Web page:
Visitors to Scotland can experience a glimpse of Downton Abbey grandeur at a number of National Trust for Scotland properties.
Pollok House is known as ‘Scotland’s answer to Downton Abbey’. The grand country home was built in 1752 and showcases life during the Edwardian era. Home to the Maxwell family, the upstairs is lavishly designed with luxurious furnishings and a world-famous art collection. Downstairs, the vast servant’s quarters and extensive tiled passageways show just how much work went into maintaining this impressive home and the wealthy family.
The history of Castle Fraser, Aberdeenshire dates back to the 1600s and was the residence of the Fraser family for more than 400 years. Visitors can soak up the atmosphere of old Scotland and imagine life for the Frasers with original family portraits, ornaments and mementos while hidden trapdoors, narrow staircases and spy holes also hint at the secretive life below-stairs. The Aberdeenshire castle offers a glimpse into how grand properties were maintained from generation to generation with the evocative interiors representing all periods of the castle’s history. While Downton viewers watched Lady Mary take the reins on leading the estate into a new era, similar renovations were made at Castle Fraser by Elyza Fraser who modernised the castle in the late 18 century and landscaped the ground.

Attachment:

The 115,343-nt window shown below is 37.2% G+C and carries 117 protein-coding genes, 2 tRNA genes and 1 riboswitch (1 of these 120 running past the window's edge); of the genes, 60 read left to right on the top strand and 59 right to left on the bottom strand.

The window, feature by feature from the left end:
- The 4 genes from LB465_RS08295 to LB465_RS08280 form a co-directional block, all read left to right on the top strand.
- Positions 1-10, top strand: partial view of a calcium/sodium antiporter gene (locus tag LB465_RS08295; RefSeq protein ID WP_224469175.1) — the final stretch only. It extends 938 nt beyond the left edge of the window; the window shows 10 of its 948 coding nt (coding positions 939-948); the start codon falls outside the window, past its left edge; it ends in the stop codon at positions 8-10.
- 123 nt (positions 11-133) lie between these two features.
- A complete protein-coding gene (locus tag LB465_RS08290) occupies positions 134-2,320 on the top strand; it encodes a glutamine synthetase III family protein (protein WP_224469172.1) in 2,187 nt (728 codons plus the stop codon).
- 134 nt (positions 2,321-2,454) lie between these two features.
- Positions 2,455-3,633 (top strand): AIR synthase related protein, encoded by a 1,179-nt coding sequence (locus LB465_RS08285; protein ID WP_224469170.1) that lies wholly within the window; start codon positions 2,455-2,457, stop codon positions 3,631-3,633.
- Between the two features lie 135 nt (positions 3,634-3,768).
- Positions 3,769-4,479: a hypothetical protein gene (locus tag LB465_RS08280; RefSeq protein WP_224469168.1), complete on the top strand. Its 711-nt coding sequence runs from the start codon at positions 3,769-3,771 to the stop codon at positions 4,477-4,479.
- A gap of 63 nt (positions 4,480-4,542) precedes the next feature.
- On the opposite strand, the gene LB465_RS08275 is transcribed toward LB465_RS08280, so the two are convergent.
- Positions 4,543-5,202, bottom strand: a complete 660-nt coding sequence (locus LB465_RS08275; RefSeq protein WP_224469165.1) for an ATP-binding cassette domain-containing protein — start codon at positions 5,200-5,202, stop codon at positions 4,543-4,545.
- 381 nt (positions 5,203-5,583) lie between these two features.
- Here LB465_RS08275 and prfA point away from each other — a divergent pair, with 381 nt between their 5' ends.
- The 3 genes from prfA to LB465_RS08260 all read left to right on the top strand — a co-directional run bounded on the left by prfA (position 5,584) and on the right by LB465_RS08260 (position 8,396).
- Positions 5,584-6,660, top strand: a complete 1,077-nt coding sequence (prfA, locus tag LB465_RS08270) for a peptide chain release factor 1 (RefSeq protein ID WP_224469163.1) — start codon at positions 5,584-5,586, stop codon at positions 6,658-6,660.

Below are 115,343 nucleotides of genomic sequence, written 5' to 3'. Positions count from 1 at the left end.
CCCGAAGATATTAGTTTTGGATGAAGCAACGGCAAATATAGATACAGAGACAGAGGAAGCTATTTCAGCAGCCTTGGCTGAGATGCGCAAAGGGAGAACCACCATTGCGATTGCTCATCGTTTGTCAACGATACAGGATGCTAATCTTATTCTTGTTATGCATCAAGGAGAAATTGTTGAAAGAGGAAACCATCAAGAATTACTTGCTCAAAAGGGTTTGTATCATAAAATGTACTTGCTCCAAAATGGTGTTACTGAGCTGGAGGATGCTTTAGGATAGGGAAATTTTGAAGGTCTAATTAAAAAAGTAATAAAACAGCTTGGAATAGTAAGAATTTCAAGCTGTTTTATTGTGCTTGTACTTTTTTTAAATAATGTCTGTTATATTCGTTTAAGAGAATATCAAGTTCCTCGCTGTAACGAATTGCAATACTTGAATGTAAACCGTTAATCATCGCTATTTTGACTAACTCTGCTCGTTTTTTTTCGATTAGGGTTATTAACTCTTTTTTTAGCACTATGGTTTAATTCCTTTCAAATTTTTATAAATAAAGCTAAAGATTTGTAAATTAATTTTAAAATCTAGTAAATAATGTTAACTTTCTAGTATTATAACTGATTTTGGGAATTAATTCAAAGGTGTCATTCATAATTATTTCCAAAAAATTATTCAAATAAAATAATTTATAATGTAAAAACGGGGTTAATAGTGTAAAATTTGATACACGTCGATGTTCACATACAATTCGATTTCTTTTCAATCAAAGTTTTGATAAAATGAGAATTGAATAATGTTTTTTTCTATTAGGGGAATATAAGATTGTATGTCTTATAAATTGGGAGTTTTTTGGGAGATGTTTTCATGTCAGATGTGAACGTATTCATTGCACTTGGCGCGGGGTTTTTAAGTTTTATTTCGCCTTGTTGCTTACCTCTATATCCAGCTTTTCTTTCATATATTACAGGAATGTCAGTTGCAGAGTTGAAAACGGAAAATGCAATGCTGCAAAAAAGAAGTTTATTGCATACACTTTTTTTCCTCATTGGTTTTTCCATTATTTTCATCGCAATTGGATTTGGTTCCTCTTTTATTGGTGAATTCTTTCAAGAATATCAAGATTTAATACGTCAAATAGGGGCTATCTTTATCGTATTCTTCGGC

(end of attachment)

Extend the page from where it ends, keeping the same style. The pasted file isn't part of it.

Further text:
An imposing stately home located north of Aberdeen, Haddo House belonged to the Gordon family for over 500 years. Designed in 1732 by William Adam, the house underwent an opulent remodelling in the 1880s. As a result, it has the clean elegance and swooping lines of the Georgian style with a luxurious Victorian interior. The impressive property also served as a maternity hospital during World War II and more than 1,200 infants were born. This is another parallel with Downton Abbey which also had a spell as a hospital.
HILL OF TARVIT MANSION HOUSE
At Hill of Tarvit Mansion House, visitors can discover a fascinating record of life above and below stairs at this impressive mansion. Valuable fine art and porcelain pieces reveal the lavish lifestyle enjoyed by the Sharps, while the service wings give insight into the lives of the people that worked at home. The landscaped gardens of Hill of Tarvit are also home to the nine-hole golf course, designed for the Sharp family. As witnessed in Downtown Abbey, taking part in sports and competitive games broke down the class barriers and brought upstairs and downstairs together.
In Edinburgh city centre, the Georgian House is a vivid recreation of life in the late 18 century with a real taste of “high society” upstairs and fascinating life of the servants below stairs.
For private tours, costumed welcomes, behind the scenes and trade rates, please contact the Travel Trade team or call 0131 458 0204.